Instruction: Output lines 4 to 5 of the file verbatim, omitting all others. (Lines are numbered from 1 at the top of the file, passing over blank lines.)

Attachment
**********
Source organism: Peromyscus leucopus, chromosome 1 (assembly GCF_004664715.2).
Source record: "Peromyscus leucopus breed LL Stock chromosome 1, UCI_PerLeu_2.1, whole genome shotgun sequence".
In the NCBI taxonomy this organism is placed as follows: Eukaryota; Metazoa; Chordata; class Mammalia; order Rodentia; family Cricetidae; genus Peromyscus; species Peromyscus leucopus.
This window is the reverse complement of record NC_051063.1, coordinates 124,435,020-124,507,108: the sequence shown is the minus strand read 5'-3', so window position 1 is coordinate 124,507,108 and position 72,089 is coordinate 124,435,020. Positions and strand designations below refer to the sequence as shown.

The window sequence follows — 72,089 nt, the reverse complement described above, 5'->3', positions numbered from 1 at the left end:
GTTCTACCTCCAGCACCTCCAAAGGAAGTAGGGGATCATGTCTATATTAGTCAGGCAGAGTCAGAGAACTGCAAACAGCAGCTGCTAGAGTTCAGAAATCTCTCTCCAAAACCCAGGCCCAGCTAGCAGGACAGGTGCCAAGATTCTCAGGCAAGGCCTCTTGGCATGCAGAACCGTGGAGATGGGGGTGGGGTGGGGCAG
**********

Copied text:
This window is the reverse complement of record NC_051063.1, coordinates 124,435,020-124,507,108: the sequence shown is the minus strand read 5'-3', so window position 1 is coordinate 124,507,108 and position 72,089 is coordinate 124,435,020. Positions and strand designations below refer to the sequence as shown.

The window sequence follows — 72,089 nt, the reverse complement described above, 5'->3', positions numbered from 1 at the left end: